Partnering alongside the UW Department of Bioethics and Humanities, we created a novel method for ranking clinical ethics consultants in terms of consultation completion and quality, as determined by bioethicist expertise and a pre-existing quality standard created by the United States Department of Veterans Affairs National Center for Ethics Care. These findings will be used to improve the consultations at the UW Medical Centers researched within this study and will hopefully be applied more broadly to other hospitals in order to improve consultations and better serve the clients utilizing these services. Our analysis serves as a first step towards further quantitative research and objective measurement in the field of clinical ethics.

Sponsor: Community Health Plan of Washington

Project: Prediction of member engagement

Team: Thuy Nguyen, Jiayu Sun, Lester Tsai, and Lishan Wang

Community Health Plan of Washington (CHPW) is a non-profit health plan organization that provides care management services to their members. Identifying the members that will opt into CHPW’s care management programs is difficult, which leads to a waste of limited outreach resources. In this study, we build diverse machine learning models to predict member engagement in CHPW’s care management programs and evaluate their prediction performance. We obtain a prediction accuracy of about 0.62 for all models using classification threshold 0.4 which balances the tradeoff between precision (about 0.5) and recall (about 0.55). We prove that the use of our predictive models will not introduce racial bias. Moreover, we extract features that are important to the prediction of member engagement from our models, which can increase our understanding towards member engagement.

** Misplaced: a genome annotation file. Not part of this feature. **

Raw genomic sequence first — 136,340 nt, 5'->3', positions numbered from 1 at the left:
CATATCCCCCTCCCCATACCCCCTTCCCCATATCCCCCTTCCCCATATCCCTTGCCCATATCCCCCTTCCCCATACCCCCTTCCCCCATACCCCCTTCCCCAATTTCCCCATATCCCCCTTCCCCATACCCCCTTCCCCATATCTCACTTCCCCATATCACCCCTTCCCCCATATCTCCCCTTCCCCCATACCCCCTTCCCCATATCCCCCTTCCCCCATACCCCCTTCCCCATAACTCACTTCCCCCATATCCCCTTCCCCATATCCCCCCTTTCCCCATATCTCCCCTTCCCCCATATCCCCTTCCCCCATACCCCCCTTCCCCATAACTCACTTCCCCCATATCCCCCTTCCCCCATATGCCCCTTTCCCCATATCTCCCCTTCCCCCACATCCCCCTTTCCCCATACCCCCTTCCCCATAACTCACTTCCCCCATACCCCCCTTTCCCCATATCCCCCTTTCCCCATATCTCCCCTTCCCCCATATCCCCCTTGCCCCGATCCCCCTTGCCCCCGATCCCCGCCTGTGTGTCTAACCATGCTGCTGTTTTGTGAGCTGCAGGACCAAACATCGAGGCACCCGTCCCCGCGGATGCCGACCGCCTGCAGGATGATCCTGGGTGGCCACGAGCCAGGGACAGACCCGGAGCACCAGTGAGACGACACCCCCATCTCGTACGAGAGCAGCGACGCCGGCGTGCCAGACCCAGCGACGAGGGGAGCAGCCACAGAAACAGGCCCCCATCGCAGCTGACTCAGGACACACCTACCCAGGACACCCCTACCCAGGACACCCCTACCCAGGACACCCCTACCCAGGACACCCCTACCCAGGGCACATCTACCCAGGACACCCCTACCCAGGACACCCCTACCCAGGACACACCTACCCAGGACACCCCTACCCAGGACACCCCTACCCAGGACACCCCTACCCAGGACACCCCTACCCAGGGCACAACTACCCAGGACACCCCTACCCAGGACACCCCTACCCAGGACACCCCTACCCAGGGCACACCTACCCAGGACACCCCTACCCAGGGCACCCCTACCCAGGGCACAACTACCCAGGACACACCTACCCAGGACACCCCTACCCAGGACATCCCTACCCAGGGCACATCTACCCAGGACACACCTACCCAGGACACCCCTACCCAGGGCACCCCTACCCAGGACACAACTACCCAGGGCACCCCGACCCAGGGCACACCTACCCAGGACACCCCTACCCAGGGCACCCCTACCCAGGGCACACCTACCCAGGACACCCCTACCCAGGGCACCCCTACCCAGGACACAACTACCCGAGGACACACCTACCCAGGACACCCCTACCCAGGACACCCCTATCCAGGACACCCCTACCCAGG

Sponsor: UW Pulmonary, Critical Care, and Sleep Medicine

Project: Transcriptomic Signatures Associated with Right Ventricular Failure and Outcomes in Pulmonary Arterial Hypertension

Team: Hongyang Pi, Lan Shui and Runjia Zou

Partnered with UW Medical Center, Division of Pulmonary, Sleep and Critical Care Medicine to explore transcriptomic profiles associated with phenotypes of pulmonary arterial hypertension (PAH) in order to better understand the molecular mechanisms in PAH disease severity and right heart failure. Specifically, we analyzed the circulating RNA sequences in the plasma of PAH patients and discovered pathways and transcripts in mortality and right ventricular dilation in multivariate regression models. We demonstrated the utility of plasma transcriptomics in studying PAH and identified potential pathways for diagnostic and therapeutic targets.